RIVM measures the UV index continuously. On this page, we explain how we do this and which calculations are needed.

RIVM only measures the UV radiation that affects our health (UV-B and UV-A radiation). We do this every 12 minutes. We then use these data to calculate the UV index. This is done in a few internationally agreed steps.

1. We measure the strength of the UV-B and UV-A radiation in small increments for all relevant wavelengths (see the blue line in the figure below).
2. For each wavelength, we determine how sensitive the skin is to sunburn from UV radiation of that wavelength (see the red line in the figure below).
3. For each wavelength, we multiply the measured strength of the UV radiation by the sensitivity of the skin to becoming reddened. This is how the amount of UV radiation is weighted. The result of this multiplication gives us a new line (see the orange line in the figure below).
4. We calculate the size of the area under this orange line. In other words, we add up all weighted, measured UV strengths. This leaves us with just one number.
5. Because this number is awkwardly small, we then multiply it by 40. This is the internationally agreed multiplication factor. This results in a number that is usually between 0 and 10 in the Netherlands, but can be up to 15 elsewhere on earth. This number is called the UV index.
6. As a final step, we publish the UV index on our website and save it in a historical overview. ## Measuring equipment

We measure UV radiation using two spectrophotometers located in Bilthoven. They perform highly accurate measurements of the amount of UV radiation in the range of 290–370 nm, in increments of 0.5 nm. The first spectrophotometer is a Dilor-XY, which has been in use since the 1990s. The second is a Brewer Mk III, which was commissioned in 2021. Each measurement takes 10 to 12 minutes.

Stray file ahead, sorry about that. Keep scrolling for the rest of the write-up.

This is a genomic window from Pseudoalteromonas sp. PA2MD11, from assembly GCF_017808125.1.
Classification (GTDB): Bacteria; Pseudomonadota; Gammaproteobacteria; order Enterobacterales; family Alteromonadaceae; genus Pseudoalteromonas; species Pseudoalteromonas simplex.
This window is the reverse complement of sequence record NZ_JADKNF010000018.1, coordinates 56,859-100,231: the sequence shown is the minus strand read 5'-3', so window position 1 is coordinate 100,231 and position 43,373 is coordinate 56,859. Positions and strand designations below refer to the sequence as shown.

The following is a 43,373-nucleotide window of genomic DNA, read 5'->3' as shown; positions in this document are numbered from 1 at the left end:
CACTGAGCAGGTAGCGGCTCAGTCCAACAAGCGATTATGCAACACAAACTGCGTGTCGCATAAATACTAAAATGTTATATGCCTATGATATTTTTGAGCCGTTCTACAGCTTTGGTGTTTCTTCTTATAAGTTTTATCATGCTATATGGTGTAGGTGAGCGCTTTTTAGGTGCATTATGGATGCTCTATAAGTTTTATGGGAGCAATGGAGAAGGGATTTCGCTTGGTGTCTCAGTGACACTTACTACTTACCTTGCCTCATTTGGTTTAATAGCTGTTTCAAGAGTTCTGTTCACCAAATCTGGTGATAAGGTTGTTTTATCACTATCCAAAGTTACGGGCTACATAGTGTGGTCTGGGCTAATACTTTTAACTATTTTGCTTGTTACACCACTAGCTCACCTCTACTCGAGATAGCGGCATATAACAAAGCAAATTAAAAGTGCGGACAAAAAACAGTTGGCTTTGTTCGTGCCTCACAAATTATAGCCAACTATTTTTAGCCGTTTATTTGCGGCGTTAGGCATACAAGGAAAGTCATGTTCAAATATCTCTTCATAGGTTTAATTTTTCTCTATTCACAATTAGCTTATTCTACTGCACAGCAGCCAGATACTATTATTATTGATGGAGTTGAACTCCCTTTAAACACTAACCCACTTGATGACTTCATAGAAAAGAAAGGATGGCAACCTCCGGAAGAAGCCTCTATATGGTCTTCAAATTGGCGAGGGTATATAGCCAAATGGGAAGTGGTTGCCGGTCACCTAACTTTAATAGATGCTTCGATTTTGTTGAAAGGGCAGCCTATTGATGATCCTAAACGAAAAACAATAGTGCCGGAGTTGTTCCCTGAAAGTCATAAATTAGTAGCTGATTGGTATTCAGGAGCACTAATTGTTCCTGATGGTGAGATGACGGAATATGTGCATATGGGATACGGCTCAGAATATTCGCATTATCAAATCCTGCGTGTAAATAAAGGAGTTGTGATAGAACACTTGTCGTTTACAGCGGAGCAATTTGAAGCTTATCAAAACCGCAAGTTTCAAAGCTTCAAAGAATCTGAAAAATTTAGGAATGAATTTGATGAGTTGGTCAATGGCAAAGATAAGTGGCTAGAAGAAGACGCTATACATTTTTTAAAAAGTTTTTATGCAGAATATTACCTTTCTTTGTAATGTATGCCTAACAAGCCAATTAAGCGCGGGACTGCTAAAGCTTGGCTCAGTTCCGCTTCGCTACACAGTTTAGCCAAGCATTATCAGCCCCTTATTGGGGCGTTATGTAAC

We also use a few simple instruments (UVA meter, pyranometer) to improve the quality of the measurements further.

## Model

The UV radiation is not only measured, but also modelled. In the model, just like in real life, the UV radiation first passes through the ozone layer of the atmosphere. The percentage of each wavelength that passes through the ozone layer is calculated, depending on the thickness of the ozone layer at that time. It is then assumed that the remaining UV radiation passes through a layer of the atmosphere where there could be clouds. This reduces the UV radiation even further. The model thus calculates the percentage that ultimately reaches the ground.

To do so, however, the model needs accurate measurements of the thickness of the ozone layer and any clouds. The thickness of the ozone layer is measured by other institutes (Royal Netherlands Meteorological Institute, Royal Meteorological Institute of Belgium, Ozone Monitoring Instrument), using satellites and ground stations. Based on their weather models, they also provide forecasts of the thickness of the ozone layer for the coming days. This in turn allows us to forecast a few days in advance what the UV index would be if the sky remains clear.